- Most people think COVID-19 can never be eradicated, according to a new global survey.
- But opinion remains sharply divided about compulsory vaccination.
- There are also mixed views on whether people should be vaccinated to go into offices or visit restaurants and sporting venues.
Most people around the world now believe that we will never eradicate COVID-19. But as we learn to live with the virus, should vaccination be mandatory? A new survey shows vaccination mandates remain controversial.
Ipsos surveyed 20,500 adults in 30 countries between the end of January and the first week of February 2022 and found that almost three-quarters (71%) think COVID-19 is here to stay.
But the picture is very mixed when it comes to support for compulsory vaccination. In India, China, Malaysia, Singapore and much of Latin America, more than three-quarters back the idea.
But there are majorities against vaccine mandates in most of central and eastern Europe, as well as in the United States.
There is also no global agreement on the need for people to be vaccinated to go into offices or visit restaurants and sporting venues.
Support for mandatory vaccination of over-18s appears to have increased in many countries since a similar survey was conducted in April 2021. The number of people backing the idea has risen by 14 percentage points in China, 10 percentage points in Italy and Australia, 9 in Germany and 6 in France.
However, the same comparison shows support for a comprehensive vaccine mandate fell by 13 percentage points in Japan over the same period and by 8 percentage points in the United States.
Is zero-COVID possible?
The view that COVID-19 can never be stopped is strongest in the Netherlands, with 85% of those surveyed holding this view. This is followed by the UK with 83%, Australia and Singapore (both 82%) and Canada (79%).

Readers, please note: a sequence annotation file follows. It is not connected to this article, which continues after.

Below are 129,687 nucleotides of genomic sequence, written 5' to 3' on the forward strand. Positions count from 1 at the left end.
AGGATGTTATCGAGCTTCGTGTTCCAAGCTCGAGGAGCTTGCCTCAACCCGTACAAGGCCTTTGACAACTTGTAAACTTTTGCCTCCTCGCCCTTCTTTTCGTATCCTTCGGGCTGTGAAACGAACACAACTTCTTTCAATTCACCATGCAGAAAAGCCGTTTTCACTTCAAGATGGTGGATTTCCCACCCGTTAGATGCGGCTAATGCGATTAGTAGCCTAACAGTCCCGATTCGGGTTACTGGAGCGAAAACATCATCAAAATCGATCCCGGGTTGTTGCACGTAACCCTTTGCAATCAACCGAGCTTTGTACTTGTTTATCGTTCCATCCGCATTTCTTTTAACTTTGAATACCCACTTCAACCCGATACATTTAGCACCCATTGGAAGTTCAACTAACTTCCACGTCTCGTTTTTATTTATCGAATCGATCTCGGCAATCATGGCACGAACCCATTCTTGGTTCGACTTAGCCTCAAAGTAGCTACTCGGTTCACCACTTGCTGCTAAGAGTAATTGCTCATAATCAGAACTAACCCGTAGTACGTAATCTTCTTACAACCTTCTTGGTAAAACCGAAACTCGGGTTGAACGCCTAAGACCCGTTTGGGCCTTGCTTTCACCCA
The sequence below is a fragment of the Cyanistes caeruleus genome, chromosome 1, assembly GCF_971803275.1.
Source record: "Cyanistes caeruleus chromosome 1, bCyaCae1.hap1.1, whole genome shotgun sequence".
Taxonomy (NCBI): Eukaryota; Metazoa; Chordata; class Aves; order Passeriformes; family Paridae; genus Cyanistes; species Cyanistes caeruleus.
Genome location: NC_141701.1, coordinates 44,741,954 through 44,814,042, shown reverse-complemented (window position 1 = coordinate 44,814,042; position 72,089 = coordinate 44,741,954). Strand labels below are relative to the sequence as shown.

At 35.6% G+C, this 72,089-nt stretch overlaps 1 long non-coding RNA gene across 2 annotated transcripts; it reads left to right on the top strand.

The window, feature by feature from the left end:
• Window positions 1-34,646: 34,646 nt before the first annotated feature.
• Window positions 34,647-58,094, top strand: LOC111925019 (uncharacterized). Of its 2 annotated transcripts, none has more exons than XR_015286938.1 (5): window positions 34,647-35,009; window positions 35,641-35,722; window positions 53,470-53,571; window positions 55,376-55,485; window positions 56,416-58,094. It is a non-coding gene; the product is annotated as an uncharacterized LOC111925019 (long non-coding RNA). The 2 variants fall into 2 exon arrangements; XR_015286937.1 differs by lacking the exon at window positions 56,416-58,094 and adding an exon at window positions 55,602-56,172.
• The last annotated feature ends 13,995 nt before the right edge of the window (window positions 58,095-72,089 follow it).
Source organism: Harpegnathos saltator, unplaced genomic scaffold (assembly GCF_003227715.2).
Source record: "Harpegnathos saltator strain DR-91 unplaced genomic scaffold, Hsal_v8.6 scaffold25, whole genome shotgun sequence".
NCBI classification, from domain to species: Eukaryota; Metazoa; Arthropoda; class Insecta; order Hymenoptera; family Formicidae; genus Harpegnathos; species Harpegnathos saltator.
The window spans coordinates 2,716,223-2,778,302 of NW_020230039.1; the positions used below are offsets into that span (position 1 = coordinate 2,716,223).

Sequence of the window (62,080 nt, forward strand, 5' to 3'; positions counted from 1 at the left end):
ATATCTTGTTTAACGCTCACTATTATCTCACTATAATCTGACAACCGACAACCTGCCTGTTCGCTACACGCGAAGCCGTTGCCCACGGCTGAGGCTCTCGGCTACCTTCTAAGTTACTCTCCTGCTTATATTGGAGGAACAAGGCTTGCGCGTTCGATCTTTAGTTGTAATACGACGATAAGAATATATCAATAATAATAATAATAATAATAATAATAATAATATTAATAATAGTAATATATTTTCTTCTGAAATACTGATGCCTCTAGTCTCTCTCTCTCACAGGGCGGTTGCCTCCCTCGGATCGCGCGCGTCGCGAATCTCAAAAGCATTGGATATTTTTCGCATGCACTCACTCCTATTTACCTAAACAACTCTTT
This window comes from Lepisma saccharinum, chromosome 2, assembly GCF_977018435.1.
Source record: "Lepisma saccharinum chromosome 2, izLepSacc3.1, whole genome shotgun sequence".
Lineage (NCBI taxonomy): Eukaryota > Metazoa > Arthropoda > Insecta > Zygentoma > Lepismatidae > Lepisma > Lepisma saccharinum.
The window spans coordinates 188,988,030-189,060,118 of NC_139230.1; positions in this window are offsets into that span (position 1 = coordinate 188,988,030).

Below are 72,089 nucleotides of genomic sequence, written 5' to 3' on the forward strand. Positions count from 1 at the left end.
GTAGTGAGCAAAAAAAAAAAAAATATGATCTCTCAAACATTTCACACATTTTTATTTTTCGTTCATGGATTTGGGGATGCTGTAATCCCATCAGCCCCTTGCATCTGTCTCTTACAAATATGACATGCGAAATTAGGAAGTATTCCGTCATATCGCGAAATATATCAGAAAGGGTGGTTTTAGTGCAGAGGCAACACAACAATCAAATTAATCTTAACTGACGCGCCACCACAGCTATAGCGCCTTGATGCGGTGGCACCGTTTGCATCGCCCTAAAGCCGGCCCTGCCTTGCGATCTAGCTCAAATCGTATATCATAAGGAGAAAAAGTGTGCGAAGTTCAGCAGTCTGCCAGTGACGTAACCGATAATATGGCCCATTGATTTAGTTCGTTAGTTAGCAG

But two-fifths of people in China, which has sought to eradicate the virus with a zero-COVID policy, believe the virus can be defeated.
Globally, two-thirds of people say that vaccination should be mandatory for the over-50s with support strongest in India, Peru, Mexico, Chile and Brazil. More than eight out of 10 people in these countries think such a policy would be a good idea.
Vaccines to visit sporting events and restaurants?
In terms of access to sporting events, at least 80% of people in nine of the 30 nations surveyed said that only fully vaccinated people should be granted entry. However, less than half of people hold that view in Hungary and Poland.
In all but three countries – Poland, Hungary and Romania – more than 50% of people agree that vaccination should be mandatory for travel and a return to normal activities. There are similar levels of support for restaurants requiring people to show proof of vaccination.
There is strong backing for compulsory vaccination before people return to workplaces in many nations, but more than a third of people are opposed in 11 countries.
Whatever individuals’ views on vaccination, as The World Economic Forum’s Global Risks Report 2022 points out, vaccine inequality means many people in the developing world may simply be unable to receive an inoculation against COVID-19.
In the poorest 52 countries, which are home to a fifth of the world’s population, only 6% of people had been vaccinated at the start of 2022, the report says. It forecasts that the lack of vaccination will harm economic growth in these nations.